How This Church at Ground Zero Got Its Glow

DLR Group shares details of the exacting lighting design work behind the halo effect for Calatrava’s Saint Nicholas Greek Orthodox Church. 

Last December, one of the final and smallest pieces of New York City’s re-envisioned World Trade Center site opened to the public. Designed by Santiago Calatrava, Saint Nicholas Greek Orthodox Church and National Shrine, composed of a hemispheric dome flanked by four square towers, replaces the congregation’s former home, which was destroyed in the September 11 attacks more than 20 years ago. While the building appears as a monolithic stone structure by day, as night approaches, it glows from within, becoming a beacon on its prominent site.

St. Nicholas Greek Orthodox Church exterior
Since its completion in 2022, the Saint Nicholas Greek Orthodox Church at Manhattan’s 9/11 Memorial site has been celebrated in part for its beaconlike halo.

“This was a very exciting project for us because light was everything,” says Tom Gallagher, NYC studio director and lead lighting designer at DLR Group, which designed the glowing effect. Specifically, the team installed LED modules within a cavity between the dome’s thermal envelope and its rainscreen, which is made of thin sheets of Pentelic marble sandwiched between glass. Mounted on the structure at 18 inches on center, the LEDs—at a warm 2,700 Kelvin—beam inward to reduce shadowing of the structure on the rainscreen and to bounce illumination off the thermal envelope’s white surface to cast an even glow.

Working with Calatrava, DLR had two principal goals for the church nave: first, to create a contemplative space for worship and reflection; second, to achieve the perfect balance of illumination between the room lighting and beams aimed at the rich iconography that covers the surfaces. Daylight seeps in through apertures in the envelope; at night, the rainscreen LEDs provide ambient indoor light through the same openings.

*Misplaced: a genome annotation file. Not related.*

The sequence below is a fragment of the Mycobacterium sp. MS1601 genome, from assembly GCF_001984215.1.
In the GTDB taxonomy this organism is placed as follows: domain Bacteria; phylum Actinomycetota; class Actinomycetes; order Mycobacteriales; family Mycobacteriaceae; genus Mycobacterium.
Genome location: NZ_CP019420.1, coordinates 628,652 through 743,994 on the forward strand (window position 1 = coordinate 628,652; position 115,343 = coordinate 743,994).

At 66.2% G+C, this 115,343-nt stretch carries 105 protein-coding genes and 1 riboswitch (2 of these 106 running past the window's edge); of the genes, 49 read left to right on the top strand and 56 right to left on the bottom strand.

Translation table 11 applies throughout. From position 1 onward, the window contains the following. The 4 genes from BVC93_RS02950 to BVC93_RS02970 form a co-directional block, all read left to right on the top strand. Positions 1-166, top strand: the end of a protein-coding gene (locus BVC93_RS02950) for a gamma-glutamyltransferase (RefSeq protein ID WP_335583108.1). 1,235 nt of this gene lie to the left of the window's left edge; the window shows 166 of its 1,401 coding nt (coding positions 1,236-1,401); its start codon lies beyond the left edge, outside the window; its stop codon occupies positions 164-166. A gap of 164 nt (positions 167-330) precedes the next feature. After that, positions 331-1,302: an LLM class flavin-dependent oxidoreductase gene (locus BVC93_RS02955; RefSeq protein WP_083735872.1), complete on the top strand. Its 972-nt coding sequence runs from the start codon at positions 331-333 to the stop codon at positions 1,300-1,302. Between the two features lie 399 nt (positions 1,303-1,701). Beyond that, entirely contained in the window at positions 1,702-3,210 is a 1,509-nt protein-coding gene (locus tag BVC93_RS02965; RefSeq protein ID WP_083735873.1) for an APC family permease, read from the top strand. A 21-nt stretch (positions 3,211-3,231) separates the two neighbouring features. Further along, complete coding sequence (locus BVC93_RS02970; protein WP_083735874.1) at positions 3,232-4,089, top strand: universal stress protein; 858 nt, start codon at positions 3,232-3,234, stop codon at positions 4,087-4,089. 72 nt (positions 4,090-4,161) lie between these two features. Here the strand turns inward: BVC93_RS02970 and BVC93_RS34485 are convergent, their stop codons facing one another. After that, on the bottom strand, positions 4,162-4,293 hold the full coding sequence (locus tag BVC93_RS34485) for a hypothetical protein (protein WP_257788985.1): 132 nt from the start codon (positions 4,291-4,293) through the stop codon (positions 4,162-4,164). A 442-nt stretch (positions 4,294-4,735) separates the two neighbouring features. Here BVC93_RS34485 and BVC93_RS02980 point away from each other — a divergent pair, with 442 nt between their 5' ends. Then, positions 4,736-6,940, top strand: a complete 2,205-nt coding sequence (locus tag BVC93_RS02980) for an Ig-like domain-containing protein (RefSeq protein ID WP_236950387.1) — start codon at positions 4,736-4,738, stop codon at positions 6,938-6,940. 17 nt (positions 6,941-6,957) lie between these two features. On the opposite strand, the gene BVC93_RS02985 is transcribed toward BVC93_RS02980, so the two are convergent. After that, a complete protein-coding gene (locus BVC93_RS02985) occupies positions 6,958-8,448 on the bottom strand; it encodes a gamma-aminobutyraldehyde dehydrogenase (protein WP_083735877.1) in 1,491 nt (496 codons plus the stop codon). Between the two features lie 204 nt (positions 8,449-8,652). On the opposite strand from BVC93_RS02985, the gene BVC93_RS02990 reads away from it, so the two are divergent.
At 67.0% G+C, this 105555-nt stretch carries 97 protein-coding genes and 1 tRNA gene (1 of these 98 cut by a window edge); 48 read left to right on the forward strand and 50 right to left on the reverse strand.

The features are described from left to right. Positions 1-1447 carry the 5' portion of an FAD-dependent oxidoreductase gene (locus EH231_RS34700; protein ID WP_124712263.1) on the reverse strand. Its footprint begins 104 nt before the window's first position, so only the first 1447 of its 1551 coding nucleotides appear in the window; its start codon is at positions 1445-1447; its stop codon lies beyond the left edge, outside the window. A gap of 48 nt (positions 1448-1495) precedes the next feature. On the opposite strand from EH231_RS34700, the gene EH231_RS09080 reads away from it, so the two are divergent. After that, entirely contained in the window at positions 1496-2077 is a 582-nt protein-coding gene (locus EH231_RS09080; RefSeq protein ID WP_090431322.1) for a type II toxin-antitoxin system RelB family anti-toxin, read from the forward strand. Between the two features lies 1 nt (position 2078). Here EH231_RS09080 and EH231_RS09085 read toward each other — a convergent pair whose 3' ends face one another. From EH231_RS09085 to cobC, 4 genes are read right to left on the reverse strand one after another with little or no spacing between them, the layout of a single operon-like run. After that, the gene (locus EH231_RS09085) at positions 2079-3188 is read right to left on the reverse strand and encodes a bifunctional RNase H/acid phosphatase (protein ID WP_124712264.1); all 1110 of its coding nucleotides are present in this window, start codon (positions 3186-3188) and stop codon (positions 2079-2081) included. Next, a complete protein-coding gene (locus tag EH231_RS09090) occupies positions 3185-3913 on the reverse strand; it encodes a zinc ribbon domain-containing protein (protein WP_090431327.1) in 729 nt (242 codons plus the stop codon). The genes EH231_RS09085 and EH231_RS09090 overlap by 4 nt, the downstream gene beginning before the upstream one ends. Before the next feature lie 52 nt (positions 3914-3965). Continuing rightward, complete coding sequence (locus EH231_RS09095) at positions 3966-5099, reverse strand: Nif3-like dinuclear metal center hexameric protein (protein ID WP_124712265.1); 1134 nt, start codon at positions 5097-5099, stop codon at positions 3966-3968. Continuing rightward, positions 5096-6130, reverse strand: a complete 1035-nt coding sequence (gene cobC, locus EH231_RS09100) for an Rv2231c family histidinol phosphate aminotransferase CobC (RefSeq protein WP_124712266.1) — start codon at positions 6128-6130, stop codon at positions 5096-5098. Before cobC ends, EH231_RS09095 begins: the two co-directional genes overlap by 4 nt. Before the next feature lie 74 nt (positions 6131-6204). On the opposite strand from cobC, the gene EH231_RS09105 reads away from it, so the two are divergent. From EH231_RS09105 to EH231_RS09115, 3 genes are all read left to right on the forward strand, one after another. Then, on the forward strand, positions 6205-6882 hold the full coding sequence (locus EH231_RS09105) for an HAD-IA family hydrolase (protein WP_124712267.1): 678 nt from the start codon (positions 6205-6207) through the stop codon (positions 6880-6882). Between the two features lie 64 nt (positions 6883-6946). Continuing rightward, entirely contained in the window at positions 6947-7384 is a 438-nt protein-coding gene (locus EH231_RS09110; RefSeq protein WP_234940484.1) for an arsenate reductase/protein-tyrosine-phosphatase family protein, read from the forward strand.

Church interior
To make the dimmable interior fixtures practically invisible, DLR Group concealed them within architectural elements: the oculus, between the dome’s structural ribs, edging the triangular pendentives, and within stone arches. And discreet adjustable lighting within the cornice at the base of the dome highlights the iconography, creating the impression that light is emanating from the images themselves.

To ensure they were achieving the desired lighting effect and that color temperatures between different lighting products matched, the lighting team mocked up every single fixture at full scale. To elicit different moods, designers specified four scenes. An ambient setting where only the diffuse and indirect lighting is illuminated makes it feel as if you have walked into a medieval church, says Gallagher. Other scenes they designed add lighting for the altar, seating, and the iconostasis, which screens the sanctuary from the nave.

Above all, the DLR team was careful not to overpower nature’s own special effects—the changing quality of daylight as the sun moves across the sky and clouds shift. In concert with lighting designers’ carefully conceived strategies, sky conditions elevate the dynamism of this sacred space—inside and out.

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